visibility.  In contrast, when weather and other environmental
conditions affected infrared or optical search sensors for unguided
munitions, they could still be delivered with radar.  Doing so meant
that the ability to identify valid targets among relatively
indiscriminate radar returns was usually poor and accuracy from high
altitude was also poor, but the employment of unguided munitions was
still possible. 
Another operating characteristic was the support that the different
munition types normally required.  Pilots reported varying levels of
intelligence and mission planning they needed for guided and unguided
munitions.  For example, [DELETED].  (In F-111F LGB missions, such as
"tank plinking," detailed information and planning were not
necessary.) Although they strongly preferred receiving detailed
target and mission planning data, pilots using unguided munitions
reported that they often had less support.  For example, B-52 pilots
stated that they sometimes received new targets just before takeoff,
or even when they were en route to a previously planned target, but
the new targeting information was sometimes little more than
geographic coordinates. 
In addition, "precision" for guided munitions requires not only
precise accuracy from the munition but also precise intelligence
support.  Pinpoint accuracy is impossible if the right aimpoint is
In sum, to achieve accuracy, guided munitions were normally more
limited by weather and by their support and intelligence needs than
unguided munitions.  In contrast, unguided munitions were usable in
poor weather, but they were also less accurate. 
-------------------------------------------------------- Appendix IV:3
In this appendix, we found that each type of aircraft and munition
under review demonstrated both significant strengths and weaknesses. 
There was no consistent pattern indicating that either high-cost or
low-cost aircraft or munitions performed better or were more
effective in Desert Storm.\21
The limited data do not show that multirole aircraft were either more
or less effective in the air-to-ground capacity than more
specialized, single-role aircraft.  However, air-to-air missions were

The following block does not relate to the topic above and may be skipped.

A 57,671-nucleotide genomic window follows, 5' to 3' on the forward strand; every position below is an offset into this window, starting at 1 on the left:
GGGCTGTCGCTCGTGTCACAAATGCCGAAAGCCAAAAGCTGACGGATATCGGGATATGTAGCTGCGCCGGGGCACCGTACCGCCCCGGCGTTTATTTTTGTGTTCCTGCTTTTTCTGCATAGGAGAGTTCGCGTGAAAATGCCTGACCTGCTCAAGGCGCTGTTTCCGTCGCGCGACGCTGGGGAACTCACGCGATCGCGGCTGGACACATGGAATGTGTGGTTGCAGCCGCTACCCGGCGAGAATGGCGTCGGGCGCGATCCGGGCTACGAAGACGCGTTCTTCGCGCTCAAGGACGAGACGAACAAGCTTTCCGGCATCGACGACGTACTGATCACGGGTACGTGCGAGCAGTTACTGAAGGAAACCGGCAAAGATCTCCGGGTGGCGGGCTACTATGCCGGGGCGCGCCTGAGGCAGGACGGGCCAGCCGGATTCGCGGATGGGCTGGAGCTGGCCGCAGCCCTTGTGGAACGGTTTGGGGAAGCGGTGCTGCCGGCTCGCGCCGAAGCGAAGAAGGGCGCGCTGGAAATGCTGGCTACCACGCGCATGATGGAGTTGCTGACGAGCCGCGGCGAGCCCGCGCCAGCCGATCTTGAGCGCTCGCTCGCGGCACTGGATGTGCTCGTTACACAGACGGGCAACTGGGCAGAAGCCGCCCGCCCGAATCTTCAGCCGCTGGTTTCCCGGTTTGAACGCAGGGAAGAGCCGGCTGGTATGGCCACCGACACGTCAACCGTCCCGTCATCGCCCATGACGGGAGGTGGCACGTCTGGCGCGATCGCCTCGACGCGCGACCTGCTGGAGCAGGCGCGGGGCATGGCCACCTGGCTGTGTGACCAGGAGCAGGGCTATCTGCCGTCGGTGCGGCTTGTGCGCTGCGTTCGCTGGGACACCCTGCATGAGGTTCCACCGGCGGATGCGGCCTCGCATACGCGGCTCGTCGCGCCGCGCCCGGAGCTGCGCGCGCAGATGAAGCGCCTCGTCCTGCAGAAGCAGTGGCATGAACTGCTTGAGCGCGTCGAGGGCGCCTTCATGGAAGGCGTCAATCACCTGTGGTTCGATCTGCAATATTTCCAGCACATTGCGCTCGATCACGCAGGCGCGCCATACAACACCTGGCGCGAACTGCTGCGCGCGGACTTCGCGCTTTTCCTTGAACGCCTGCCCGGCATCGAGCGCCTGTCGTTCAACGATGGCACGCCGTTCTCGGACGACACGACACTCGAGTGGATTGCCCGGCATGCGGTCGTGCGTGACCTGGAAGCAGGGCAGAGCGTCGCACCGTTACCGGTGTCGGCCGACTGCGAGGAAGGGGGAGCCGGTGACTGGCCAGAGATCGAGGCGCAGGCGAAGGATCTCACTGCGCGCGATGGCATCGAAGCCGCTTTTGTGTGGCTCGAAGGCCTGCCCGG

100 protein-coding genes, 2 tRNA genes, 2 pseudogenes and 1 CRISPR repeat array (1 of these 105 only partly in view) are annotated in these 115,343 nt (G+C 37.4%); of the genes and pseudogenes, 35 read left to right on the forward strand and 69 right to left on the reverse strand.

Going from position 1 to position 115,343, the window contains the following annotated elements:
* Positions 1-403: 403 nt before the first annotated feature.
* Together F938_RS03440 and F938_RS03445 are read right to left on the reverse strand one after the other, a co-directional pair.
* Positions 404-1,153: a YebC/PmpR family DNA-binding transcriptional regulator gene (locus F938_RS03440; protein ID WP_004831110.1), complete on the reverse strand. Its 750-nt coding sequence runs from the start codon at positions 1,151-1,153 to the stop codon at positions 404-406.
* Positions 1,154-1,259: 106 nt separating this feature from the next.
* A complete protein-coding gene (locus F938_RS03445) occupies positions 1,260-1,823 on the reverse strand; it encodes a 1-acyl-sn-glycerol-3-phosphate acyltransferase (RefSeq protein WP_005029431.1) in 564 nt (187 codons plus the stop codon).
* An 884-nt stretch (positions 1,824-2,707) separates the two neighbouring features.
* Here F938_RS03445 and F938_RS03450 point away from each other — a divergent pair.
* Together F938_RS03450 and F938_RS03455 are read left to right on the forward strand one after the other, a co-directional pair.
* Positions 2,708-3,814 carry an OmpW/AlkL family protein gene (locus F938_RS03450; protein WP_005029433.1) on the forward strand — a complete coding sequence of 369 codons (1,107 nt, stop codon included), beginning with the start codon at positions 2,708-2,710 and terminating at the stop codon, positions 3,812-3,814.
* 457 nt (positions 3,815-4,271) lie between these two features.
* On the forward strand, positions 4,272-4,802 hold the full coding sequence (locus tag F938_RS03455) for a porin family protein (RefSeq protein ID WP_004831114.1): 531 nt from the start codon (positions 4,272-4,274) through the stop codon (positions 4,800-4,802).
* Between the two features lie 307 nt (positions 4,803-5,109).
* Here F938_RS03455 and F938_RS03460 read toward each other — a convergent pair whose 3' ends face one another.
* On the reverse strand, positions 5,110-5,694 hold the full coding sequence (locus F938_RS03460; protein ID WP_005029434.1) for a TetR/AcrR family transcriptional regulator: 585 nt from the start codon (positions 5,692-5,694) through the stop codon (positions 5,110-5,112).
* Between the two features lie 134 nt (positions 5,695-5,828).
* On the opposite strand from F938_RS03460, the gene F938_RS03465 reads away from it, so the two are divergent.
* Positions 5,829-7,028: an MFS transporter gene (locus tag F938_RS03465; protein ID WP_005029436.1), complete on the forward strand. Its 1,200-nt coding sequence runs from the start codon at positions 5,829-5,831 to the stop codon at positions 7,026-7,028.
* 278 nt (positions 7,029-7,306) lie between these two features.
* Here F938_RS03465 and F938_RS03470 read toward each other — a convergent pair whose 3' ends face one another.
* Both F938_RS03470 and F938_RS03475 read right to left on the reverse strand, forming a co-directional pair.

predominantly performed by single-role air-to-air aircraft, and while
multirole aircraft did perform some air-defense escort and some
support missions, their use did not eliminate the need for
single-role, air-to-air, and other support aircraft.  The evidence
from Desert Storm would seem to suggest the usefulness of single-role
aircraft in their respective missions and the usefulness of multirole
aircraft most predominantly in the air-to-ground mission. 
The high-cost F-117 stealth bomber has significant operating
limitations that affect when, where, and how it can be used; its
target hit rate appears to have been matched by the F-111F against
similar targets.  Although the F-117 was often, but certainly not
always, tasked against different targets, on certain performance
dimensions--such as sortie rate, operations in weather, and tonnage
delivered--it did not match the performance of several moderate- and
even low-cost aircraft. 
Guided munitions are many times more costly than unguided munitions,
and their employment was constrained by poor weather, clouds, heavy
smoke, dust, fog, haze, and even humidity.  However, guided munitions
were less affected by winds and, unlike unguided munitions, they were
more consistently accurate from medium-to-high altitude.  Although
quite inexpensive and less restricted by low visibility, unguided
munitions cannot reliably be employed against point targets from the
medium and high altitudes predominantly used in Desert Storm. 
Both guided and unguided munitions have important implications for
aircraft survivability.  To be accurate, unguided munitions need
low-altitude delivery, which in Desert Storm was found to be
associated with too many casualties.  While guided munitions can be
accurate from high altitude, their standoff capability does not
necessarily protect them from defenses not at the target.  [DELETED]
While guided munitions are clearly more accurate from medium and high
altitudes, their high unit cost means that they may not be the least
expensive way to attack certain targets, sometimes by a considerable
margin, compared to unguided bombs.  There was no apparent pattern
indicating that guided munitions were, overall, more effective than
unguided munitions in successfully destroying targets or that the
difference between targets that were successfully destroyed and that
were not fully successfully destroyed was simply that the latter were
not attacked as often as the former by either guided or unguided
The TLAM cruise missile demonstrated a high-cost sortie rate, low
survivability, and severe employment limitations.  Its accuracy was
substantially less than claimed; however, unlike any aircraft, its
use does not risk an aircraft or, more importantly, its pilot. 
\21 Despite the absence of an overall, consistent pattern, there were
clearly cases where both types were ineffective:  weather either
seriously degraded or rendered unusable guided munitions;
high-altitude deliveries made unguided munitions highly inaccurate,
according to pilots who termed the use of unguided munitions against
point targets, "ridiculous." Conversely, there were conditions where
the data indicated that both munitions were effective.